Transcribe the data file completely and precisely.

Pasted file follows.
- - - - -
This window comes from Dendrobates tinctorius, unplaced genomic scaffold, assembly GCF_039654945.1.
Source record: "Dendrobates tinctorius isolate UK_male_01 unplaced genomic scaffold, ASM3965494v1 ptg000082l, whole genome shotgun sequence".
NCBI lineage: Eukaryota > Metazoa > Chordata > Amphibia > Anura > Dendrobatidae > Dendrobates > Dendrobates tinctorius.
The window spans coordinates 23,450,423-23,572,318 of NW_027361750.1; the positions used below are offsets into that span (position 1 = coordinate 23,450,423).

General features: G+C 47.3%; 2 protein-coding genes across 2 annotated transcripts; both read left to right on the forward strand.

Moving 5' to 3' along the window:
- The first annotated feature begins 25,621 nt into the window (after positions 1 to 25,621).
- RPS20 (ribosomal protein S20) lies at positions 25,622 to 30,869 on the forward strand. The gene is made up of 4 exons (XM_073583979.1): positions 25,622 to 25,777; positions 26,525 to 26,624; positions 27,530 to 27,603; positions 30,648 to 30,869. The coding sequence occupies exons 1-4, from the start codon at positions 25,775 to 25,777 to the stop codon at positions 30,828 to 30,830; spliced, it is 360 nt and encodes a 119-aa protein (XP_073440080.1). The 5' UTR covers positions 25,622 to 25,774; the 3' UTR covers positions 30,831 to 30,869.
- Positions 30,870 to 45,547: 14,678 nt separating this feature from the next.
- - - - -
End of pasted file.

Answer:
This window comes from Dendrobates tinctorius, unplaced genomic scaffold, assembly GCF_039654945.1.
Source record: "Dendrobates tinctorius isolate UK_male_01 unplaced genomic scaffold, ASM3965494v1 ptg000082l, whole genome shotgun sequence".
NCBI lineage: Eukaryota > Metazoa > Chordata > Amphibia > Anura > Dendrobatidae > Dendrobates > Dendrobates tinctorius.
The window spans coordinates 23,450,423-23,572,318 of NW_027361750.1; the positions used below are offsets into that span (position 1 = coordinate 23,450,423).

General features: G+C 47.3%; 2 protein-coding genes across 2 annotated transcripts; both read left to right on the forward strand.

Moving 5' to 3' along the window:
- The first annotated feature begins 25,621 nt into the window (after positions 1 to 25,621).
- RPS20 (ribosomal protein S20) lies at positions 25,622 to 30,869 on the forward strand. The gene is made up of 4 exons (XM_073583979.1): positions 25,622 to 25,777; positions 26,525 to 26,624; positions 27,530 to 27,603; positions 30,648 to 30,869. The coding sequence occupies exons 1-4, from the start codon at positions 25,775 to 25,777 to the stop codon at positions 30,828 to 30,830; spliced, it is 360 nt and encodes a 119-aa protein (XP_073440080.1). The 5' UTR covers positions 25,622 to 25,774; the 3' UTR covers positions 30,831 to 30,869.
- Positions 30,870 to 45,547: 14,678 nt separating this feature from the next.